Student doctors may learn how to perform brain surgery and deliver a baby, but when it comes to using a fax machine, it may as well be rocket science.
Fax machines are regularly used in hospitals to transfer patient information, but the communication device is like the dodo outside of the health sector halls, according to CNBC.
This is reportedly leading to an epidemic of embarrassed young doctors, who have to ask their seniors to show them the ropes.
Amol Utrankar was in his second year of medical school and working a shift at Vanderbilt University Medical Center in Tennessee when a supervisor asked him to obtain a new patient’s medical records, reported CNBC.
— Roy A Garcia II (@rag336) February 2, 2018
Clueless on how the fax machine worked, he had to recruit the expert advice of a nearby nurse, who showed him how to input a number by putting the page in the right slot, physically pressing the buttons, dialing out and collecting a confirmation fax.
“It was embarrassing,” he admitted.
Although the rest of the world may have moved on from faxing information, Nate Gross, co-founder of Doximity, a start-up that came up with a product called DocFax that lets doctors send faxes without a physical fax machine, said it will be a while before healthcare follows suit.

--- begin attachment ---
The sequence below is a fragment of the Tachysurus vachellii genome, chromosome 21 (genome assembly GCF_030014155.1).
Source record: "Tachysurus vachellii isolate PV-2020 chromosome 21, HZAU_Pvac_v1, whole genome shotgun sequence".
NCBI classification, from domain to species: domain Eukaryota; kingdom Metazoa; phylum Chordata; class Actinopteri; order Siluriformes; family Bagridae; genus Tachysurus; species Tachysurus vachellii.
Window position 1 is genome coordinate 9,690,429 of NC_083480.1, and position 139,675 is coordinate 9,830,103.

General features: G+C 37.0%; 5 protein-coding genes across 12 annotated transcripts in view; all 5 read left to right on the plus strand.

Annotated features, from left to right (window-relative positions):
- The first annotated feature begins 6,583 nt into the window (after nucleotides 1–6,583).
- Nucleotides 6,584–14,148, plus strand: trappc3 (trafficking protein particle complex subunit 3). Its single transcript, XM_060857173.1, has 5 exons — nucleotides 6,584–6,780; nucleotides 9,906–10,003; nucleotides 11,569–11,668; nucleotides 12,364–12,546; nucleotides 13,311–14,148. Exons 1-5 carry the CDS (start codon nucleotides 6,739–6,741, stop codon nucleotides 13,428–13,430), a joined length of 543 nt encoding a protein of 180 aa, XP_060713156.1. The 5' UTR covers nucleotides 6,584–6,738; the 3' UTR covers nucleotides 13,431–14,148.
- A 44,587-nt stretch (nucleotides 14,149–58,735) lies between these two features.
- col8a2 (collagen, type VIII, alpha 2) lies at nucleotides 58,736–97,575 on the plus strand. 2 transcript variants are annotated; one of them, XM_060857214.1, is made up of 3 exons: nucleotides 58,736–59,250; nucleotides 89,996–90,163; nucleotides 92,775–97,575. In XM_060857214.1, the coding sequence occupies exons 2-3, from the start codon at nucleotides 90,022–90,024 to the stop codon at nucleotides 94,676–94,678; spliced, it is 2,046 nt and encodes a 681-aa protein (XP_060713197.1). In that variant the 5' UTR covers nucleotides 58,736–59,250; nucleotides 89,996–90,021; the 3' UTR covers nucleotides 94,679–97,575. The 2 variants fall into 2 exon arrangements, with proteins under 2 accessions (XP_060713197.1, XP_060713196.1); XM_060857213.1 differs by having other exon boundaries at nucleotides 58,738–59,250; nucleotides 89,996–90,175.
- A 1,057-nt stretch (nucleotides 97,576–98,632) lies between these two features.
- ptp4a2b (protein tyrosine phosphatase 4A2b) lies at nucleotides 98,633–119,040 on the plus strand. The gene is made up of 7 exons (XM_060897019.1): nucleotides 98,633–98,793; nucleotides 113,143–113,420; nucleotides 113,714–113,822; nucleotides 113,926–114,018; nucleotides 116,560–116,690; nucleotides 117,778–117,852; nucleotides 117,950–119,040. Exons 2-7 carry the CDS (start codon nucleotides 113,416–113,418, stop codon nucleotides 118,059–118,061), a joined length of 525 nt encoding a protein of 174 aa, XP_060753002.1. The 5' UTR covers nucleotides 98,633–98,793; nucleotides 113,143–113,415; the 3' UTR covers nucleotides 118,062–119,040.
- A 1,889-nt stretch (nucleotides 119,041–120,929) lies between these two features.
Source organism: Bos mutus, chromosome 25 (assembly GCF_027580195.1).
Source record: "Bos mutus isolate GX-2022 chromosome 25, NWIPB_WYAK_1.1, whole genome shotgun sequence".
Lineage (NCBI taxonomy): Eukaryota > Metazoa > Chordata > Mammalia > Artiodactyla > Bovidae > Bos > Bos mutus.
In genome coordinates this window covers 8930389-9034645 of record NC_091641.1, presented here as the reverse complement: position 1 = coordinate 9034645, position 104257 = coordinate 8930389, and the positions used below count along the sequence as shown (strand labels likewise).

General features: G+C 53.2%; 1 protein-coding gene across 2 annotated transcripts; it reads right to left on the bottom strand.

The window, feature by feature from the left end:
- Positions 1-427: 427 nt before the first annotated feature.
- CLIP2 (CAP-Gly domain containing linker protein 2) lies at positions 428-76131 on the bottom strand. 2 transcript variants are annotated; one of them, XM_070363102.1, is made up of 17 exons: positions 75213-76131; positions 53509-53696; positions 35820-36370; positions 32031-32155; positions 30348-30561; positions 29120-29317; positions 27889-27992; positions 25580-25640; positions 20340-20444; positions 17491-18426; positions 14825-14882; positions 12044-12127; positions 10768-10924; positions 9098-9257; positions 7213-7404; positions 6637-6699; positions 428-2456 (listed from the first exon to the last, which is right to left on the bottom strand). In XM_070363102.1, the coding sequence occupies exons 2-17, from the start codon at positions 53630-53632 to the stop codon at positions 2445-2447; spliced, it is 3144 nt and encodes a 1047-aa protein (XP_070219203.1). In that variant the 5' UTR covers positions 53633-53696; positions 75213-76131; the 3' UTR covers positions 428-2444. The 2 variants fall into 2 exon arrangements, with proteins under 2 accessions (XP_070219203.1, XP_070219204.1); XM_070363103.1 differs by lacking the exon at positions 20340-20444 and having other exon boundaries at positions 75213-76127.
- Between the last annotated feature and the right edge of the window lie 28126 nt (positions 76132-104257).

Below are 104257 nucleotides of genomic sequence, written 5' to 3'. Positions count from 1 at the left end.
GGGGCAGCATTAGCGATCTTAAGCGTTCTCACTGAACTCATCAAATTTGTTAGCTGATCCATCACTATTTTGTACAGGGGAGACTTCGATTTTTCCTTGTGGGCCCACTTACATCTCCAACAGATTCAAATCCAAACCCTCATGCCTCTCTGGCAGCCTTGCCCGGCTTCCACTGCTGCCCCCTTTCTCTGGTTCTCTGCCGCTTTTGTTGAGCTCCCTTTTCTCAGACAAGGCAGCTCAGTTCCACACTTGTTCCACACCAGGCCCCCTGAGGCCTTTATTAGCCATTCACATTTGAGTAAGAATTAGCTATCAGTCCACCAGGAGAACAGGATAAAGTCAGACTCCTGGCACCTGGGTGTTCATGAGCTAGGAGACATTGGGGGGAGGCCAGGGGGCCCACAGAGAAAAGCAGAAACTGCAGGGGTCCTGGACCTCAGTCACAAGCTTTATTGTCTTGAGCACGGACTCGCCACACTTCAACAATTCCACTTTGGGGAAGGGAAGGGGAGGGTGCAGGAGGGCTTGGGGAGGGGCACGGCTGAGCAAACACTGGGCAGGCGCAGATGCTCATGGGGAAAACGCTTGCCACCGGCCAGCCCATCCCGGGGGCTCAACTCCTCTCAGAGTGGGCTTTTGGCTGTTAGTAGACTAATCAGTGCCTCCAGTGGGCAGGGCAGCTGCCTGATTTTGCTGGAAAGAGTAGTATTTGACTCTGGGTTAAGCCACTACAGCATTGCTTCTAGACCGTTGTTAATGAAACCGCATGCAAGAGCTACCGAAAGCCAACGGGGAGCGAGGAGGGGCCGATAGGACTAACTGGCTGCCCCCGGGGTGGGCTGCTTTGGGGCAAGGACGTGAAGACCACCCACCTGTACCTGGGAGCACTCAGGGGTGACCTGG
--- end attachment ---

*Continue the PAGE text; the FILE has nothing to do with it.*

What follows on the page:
He told CNBC: “Every hospital, no matter how small, has a fax machine, so it’s the safest and easiest way to get the information you need. It will take another decade or two before healthcare is no longer reliant on the fax machine.”
Fax machines are the next big thing! pic.twitter.com/DZx4wV4skI
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However, Harvard medical student Jordan D. Anderson said he had to wait four hours to receive a patient’s records during a medical emergency.
That kind of delay often leads to duplicate tests to rule out potential diagnoses, which are expensive and potentially avoidable.
“Clearly the technology exists to allow us to have access to another hospital’s medical record system and just search for the thing we need,” he said.